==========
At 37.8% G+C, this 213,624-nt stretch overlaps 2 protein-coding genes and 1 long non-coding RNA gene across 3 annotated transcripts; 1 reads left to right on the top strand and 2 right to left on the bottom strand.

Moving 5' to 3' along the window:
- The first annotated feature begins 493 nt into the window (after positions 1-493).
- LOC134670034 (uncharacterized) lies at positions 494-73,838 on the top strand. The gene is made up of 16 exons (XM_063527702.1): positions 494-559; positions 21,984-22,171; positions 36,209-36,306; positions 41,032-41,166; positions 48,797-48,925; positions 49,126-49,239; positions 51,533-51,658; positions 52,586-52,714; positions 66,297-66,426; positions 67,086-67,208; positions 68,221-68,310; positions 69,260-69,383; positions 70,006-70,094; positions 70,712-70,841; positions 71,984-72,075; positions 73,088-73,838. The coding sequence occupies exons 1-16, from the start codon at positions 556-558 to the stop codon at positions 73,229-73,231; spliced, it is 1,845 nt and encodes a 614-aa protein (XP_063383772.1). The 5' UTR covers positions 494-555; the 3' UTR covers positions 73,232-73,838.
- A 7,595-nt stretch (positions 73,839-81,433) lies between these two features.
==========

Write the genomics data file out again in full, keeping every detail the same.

At 37.8% G+C, this 213,624-nt stretch overlaps 2 protein-coding genes and 1 long non-coding RNA gene across 3 annotated transcripts; 1 reads left to right on the top strand and 2 right to left on the bottom strand.

Moving 5' to 3' along the window:
- The first annotated feature begins 493 nt into the window (after positions 1-493).
- LOC134670034 (uncharacterized) lies at positions 494-73,838 on the top strand. The gene is made up of 16 exons (XM_063527702.1): positions 494-559; positions 21,984-22,171; positions 36,209-36,306; positions 41,032-41,166; positions 48,797-48,925; positions 49,126-49,239; positions 51,533-51,658; positions 52,586-52,714; positions 66,297-66,426; positions 67,086-67,208; positions 68,221-68,310; positions 69,260-69,383; positions 70,006-70,094; positions 70,712-70,841; positions 71,984-72,075; positions 73,088-73,838. The coding sequence occupies exons 1-16, from the start codon at positions 556-558 to the stop codon at positions 73,229-73,231; spliced, it is 1,845 nt and encodes a 614-aa protein (XP_063383772.1). The 5' UTR covers positions 494-555; the 3' UTR covers positions 73,232-73,838.
- A 7,595-nt stretch (positions 73,839-81,433) lies between these two features.